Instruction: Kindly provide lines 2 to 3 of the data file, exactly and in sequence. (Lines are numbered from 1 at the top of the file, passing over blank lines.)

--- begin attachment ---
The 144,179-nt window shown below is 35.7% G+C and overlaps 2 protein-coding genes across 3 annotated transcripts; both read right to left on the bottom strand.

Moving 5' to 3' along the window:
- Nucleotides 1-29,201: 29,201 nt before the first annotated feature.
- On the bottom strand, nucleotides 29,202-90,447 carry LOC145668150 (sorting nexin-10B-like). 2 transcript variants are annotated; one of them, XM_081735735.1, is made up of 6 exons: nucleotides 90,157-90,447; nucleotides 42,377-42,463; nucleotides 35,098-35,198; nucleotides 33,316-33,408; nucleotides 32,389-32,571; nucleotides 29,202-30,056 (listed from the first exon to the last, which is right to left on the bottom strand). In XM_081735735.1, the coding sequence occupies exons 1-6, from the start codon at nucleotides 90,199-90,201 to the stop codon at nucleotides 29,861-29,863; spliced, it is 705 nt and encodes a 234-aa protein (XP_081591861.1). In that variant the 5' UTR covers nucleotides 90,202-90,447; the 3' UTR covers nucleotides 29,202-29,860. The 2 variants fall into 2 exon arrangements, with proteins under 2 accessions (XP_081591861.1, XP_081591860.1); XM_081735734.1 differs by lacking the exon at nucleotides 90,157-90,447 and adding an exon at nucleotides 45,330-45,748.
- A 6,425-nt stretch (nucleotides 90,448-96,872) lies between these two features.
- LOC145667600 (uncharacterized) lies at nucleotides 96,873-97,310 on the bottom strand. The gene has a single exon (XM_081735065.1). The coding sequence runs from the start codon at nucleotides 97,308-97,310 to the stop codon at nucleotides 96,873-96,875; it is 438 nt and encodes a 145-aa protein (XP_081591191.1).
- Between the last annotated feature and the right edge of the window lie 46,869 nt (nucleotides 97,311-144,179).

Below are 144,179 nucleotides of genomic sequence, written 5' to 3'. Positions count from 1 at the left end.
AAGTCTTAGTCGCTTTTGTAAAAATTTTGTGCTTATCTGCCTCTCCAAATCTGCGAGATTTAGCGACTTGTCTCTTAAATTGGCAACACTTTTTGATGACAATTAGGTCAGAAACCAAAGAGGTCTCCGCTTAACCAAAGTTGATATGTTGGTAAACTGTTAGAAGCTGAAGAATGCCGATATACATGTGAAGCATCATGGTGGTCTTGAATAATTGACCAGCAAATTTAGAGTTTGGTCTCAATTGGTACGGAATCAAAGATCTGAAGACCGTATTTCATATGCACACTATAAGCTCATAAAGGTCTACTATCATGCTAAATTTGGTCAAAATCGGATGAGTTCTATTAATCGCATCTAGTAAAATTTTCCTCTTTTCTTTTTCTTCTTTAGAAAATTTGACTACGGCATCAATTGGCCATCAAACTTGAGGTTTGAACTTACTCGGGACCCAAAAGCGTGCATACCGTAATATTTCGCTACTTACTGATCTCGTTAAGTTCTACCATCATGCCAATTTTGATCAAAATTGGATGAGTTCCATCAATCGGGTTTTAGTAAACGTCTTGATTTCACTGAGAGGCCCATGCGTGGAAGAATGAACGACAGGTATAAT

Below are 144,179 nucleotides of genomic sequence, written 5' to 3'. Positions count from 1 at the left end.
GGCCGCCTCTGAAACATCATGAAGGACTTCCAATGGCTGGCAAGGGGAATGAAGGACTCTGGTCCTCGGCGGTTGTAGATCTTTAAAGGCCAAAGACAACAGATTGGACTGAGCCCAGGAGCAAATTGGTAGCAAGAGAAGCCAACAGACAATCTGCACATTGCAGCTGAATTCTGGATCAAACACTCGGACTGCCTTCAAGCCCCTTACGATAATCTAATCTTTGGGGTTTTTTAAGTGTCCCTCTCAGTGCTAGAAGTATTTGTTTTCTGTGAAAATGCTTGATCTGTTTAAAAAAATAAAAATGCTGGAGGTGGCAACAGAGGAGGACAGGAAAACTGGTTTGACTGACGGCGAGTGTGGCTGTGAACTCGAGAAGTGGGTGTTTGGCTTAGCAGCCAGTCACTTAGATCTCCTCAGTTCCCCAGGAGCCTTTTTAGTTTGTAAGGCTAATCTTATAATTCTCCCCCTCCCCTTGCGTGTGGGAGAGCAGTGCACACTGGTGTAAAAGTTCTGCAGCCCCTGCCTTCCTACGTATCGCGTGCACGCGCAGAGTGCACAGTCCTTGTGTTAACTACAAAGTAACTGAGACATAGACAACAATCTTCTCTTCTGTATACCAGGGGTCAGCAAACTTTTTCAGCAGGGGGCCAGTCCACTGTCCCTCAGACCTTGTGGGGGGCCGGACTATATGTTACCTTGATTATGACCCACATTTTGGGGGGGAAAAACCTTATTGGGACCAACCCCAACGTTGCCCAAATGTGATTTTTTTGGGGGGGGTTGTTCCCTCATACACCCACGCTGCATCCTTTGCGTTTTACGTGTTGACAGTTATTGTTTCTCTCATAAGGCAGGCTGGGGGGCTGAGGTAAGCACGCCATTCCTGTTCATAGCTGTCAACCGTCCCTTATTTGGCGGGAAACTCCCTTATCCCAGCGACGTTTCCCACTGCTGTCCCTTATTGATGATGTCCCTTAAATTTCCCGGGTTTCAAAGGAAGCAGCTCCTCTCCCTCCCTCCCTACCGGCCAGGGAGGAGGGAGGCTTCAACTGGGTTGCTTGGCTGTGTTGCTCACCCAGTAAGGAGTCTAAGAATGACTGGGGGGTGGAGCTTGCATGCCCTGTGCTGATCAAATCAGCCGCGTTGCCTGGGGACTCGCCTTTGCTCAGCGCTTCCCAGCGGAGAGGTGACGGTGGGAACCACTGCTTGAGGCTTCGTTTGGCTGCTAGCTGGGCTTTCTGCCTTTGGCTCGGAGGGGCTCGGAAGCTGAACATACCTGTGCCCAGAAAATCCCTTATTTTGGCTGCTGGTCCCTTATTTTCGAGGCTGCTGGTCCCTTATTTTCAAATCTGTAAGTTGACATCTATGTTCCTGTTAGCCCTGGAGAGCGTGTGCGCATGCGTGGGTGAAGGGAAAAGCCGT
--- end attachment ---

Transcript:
Moving 5' to 3' along the window:
- Nucleotides 1-29,201: 29,201 nt before the first annotated feature.